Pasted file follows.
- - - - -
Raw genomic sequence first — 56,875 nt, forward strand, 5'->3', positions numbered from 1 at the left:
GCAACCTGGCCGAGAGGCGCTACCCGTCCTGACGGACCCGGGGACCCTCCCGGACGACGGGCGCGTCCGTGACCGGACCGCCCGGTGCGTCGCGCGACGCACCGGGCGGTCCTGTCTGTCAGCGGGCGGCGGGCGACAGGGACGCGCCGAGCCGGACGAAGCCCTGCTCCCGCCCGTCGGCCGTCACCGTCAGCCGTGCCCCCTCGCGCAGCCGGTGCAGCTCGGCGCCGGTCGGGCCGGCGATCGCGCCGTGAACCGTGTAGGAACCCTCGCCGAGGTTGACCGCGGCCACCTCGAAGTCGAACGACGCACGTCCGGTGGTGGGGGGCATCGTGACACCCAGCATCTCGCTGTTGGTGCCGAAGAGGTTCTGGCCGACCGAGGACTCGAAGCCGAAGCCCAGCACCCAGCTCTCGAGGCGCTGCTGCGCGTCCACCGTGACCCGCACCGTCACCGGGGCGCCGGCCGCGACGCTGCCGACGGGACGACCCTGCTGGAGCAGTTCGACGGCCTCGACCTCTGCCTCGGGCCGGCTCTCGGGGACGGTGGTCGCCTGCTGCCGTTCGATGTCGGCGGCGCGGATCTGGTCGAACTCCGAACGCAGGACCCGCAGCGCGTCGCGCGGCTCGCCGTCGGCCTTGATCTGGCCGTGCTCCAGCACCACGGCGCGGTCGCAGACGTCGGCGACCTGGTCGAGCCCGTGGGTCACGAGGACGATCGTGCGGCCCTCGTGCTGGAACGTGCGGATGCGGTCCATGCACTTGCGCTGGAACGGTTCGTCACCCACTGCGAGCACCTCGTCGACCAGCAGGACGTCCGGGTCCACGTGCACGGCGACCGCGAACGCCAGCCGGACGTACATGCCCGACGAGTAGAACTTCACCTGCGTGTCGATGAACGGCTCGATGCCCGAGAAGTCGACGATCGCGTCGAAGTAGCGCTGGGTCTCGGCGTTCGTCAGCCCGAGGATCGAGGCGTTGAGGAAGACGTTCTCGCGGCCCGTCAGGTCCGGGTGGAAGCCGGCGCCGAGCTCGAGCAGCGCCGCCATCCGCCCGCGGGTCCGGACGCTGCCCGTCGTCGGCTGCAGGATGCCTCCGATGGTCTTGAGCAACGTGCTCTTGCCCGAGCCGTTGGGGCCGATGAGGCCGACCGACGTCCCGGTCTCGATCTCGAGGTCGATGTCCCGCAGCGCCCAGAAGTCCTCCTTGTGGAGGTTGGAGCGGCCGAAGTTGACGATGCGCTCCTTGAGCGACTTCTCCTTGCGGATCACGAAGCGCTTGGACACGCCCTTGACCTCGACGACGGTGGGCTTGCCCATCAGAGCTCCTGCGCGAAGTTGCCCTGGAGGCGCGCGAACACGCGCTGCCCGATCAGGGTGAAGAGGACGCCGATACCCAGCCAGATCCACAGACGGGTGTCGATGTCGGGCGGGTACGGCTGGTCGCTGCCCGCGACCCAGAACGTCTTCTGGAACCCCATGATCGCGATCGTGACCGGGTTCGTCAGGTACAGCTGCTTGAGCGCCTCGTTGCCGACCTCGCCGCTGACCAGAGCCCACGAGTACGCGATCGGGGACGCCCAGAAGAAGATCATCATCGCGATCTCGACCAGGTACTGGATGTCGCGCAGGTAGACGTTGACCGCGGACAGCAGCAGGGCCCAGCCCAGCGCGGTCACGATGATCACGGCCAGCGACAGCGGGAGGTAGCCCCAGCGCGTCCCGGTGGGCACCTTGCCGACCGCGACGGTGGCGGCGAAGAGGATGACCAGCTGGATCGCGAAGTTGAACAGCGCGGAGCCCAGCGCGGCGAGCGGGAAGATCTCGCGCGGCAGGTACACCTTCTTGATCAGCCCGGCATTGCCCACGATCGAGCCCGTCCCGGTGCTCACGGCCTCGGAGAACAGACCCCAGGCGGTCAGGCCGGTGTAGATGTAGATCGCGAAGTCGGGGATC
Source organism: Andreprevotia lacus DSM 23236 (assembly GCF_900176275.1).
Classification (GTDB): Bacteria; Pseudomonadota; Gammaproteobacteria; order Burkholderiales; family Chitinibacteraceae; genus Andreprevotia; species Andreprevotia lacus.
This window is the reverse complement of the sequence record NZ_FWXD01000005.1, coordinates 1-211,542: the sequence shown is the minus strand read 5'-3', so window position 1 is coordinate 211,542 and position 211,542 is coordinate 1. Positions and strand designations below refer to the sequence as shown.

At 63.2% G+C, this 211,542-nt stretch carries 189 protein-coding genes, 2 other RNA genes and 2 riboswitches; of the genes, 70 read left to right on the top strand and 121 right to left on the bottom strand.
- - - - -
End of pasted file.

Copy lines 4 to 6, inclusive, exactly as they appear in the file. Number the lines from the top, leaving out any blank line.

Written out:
Classification (GTDB): Bacteria; Pseudomonadota; Gammaproteobacteria; order Burkholderiales; family Chitinibacteraceae; genus Andreprevotia; species Andreprevotia lacus.
This window is the reverse complement of the sequence record NZ_FWXD01000005.1, coordinates 1-211,542: the sequence shown is the minus strand read 5'-3', so window position 1 is coordinate 211,542 and position 211,542 is coordinate 1. Positions and strand designations below refer to the sequence as shown.

At 63.2% G+C, this 211,542-nt stretch carries 189 protein-coding genes, 2 other RNA genes and 2 riboswitches; of the genes, 70 read left to right on the top strand and 121 right to left on the bottom strand.